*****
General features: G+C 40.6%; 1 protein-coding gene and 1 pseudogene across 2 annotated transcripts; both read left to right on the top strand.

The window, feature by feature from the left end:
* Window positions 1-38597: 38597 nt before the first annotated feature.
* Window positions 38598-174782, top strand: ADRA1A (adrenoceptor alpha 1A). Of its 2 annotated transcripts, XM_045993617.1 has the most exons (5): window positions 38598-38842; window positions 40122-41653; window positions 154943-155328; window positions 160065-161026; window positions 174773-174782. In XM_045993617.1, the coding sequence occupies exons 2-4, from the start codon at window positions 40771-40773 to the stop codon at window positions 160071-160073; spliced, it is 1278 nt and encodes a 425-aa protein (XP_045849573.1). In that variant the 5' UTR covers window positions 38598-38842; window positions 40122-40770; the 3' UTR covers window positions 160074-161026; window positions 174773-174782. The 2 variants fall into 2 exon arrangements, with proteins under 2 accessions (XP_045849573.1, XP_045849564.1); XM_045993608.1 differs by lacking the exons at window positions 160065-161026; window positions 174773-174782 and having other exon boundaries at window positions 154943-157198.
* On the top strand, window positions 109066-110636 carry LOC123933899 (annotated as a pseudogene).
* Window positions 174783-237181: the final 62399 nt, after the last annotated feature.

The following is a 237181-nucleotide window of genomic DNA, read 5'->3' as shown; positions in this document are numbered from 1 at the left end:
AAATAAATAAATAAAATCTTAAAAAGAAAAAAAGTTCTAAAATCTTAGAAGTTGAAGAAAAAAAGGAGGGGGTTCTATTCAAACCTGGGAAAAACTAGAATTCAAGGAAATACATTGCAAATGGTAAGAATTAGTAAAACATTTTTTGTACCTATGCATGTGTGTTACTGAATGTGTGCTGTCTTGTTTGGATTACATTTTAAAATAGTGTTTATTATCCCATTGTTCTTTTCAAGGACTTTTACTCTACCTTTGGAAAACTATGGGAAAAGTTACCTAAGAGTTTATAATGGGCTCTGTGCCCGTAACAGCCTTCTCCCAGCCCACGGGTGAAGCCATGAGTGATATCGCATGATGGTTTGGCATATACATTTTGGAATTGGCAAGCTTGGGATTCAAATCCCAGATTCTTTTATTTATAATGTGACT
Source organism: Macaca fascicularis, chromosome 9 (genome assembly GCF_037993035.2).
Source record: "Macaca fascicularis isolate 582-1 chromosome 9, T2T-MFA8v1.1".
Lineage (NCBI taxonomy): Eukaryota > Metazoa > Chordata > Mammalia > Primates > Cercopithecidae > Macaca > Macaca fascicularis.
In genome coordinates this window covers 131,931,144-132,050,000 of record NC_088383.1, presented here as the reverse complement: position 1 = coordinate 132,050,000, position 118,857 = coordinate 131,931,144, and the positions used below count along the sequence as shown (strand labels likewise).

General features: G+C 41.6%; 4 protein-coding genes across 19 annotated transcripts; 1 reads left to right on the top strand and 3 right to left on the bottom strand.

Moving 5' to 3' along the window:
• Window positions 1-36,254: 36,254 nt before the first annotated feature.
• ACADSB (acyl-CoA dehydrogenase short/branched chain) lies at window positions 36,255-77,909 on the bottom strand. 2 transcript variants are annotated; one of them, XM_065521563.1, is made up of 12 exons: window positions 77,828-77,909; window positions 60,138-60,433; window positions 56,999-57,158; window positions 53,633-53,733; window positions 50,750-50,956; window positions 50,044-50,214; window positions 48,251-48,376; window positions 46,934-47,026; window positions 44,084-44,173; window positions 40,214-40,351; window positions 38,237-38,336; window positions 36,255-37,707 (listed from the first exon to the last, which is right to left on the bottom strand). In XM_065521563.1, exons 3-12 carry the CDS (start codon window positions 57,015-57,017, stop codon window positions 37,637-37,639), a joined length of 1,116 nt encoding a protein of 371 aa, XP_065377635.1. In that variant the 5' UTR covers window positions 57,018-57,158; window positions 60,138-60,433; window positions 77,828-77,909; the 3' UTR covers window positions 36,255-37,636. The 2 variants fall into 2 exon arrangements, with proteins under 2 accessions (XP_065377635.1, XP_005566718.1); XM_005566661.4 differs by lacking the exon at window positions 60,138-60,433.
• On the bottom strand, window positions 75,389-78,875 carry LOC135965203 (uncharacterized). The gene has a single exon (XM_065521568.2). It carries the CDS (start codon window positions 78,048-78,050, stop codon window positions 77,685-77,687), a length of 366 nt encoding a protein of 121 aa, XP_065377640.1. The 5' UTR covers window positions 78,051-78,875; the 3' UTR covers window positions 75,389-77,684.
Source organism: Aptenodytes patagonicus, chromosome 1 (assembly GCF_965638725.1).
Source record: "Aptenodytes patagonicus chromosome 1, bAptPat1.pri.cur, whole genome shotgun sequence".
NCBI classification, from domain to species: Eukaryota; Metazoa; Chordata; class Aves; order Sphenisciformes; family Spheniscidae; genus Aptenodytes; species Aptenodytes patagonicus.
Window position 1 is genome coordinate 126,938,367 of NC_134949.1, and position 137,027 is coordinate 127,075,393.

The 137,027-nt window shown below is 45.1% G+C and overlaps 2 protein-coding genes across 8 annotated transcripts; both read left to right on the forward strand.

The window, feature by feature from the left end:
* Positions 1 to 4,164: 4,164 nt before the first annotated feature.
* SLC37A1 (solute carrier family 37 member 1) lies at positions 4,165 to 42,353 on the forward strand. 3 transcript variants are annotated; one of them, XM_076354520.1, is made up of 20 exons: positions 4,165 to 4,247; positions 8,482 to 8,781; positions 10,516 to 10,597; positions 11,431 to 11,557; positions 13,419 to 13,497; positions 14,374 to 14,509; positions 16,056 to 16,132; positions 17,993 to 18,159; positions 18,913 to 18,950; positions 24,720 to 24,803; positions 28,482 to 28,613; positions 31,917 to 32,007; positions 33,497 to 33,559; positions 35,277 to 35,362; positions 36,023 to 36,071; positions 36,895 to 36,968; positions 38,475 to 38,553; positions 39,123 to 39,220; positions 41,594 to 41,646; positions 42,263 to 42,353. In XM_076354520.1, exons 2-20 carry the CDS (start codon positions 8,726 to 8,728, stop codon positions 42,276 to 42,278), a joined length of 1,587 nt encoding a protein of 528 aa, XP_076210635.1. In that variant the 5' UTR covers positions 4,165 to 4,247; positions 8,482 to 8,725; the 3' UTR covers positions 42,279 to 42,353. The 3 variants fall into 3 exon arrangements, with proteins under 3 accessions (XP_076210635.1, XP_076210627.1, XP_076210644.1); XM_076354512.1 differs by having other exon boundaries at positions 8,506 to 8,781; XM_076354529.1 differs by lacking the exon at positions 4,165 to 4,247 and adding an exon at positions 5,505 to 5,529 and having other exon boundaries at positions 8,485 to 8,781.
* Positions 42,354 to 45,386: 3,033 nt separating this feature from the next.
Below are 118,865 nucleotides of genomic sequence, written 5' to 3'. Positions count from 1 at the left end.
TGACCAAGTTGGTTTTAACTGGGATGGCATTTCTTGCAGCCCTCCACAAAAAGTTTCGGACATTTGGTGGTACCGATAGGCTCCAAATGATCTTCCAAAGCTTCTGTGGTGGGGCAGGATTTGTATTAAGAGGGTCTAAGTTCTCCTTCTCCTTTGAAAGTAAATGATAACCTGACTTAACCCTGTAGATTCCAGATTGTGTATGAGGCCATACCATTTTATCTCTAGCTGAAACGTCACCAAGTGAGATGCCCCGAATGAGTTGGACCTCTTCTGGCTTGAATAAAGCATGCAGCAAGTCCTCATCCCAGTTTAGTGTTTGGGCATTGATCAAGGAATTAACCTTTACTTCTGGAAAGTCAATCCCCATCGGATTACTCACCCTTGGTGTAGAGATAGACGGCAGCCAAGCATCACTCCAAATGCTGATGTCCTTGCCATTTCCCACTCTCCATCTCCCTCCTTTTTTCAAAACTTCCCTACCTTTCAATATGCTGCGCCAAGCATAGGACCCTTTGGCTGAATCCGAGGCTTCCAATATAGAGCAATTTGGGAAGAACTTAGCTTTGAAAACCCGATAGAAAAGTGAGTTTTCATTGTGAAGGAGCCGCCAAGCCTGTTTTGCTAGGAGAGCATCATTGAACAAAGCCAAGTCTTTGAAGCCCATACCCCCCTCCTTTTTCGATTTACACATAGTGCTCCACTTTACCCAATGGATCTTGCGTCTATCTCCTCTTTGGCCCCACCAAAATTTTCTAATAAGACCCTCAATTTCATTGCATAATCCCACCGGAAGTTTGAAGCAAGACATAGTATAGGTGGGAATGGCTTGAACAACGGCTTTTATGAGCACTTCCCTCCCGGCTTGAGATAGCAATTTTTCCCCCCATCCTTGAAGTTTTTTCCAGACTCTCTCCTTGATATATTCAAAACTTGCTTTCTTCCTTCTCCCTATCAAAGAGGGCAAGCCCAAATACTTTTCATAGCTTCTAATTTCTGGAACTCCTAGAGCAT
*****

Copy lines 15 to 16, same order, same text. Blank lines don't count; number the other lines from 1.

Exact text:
• Window positions 1-36,254: 36,254 nt before the first annotated feature.
• ACADSB (acyl-CoA dehydrogenase short/branched chain) lies at window positions 36,255-77,909 on the bottom strand. 2 transcript variants are annotated; one of them, XM_065521563.1, is made up of 12 exons: window positions 77,828-77,909; window positions 60,138-60,433; window positions 56,999-57,158; window positions 53,633-53,733; window positions 50,750-50,956; window positions 50,044-50,214; window positions 48,251-48,376; window positions 46,934-47,026; window positions 44,084-44,173; window positions 40,214-40,351; window positions 38,237-38,336; window positions 36,255-37,707 (listed from the first exon to the last, which is right to left on the bottom strand). In XM_065521563.1, exons 3-12 carry the CDS (start codon window positions 57,015-57,017, stop codon window positions 37,637-37,639), a joined length of 1,116 nt encoding a protein of 371 aa, XP_065377635.1. In that variant the 5' UTR covers window positions 57,018-57,158; window positions 60,138-60,433; window positions 77,828-77,909; the 3' UTR covers window positions 36,255-37,636. The 2 variants fall into 2 exon arrangements, with proteins under 2 accessions (XP_065377635.1, XP_005566718.1); XM_005566661.4 differs by lacking the exon at window positions 60,138-60,433.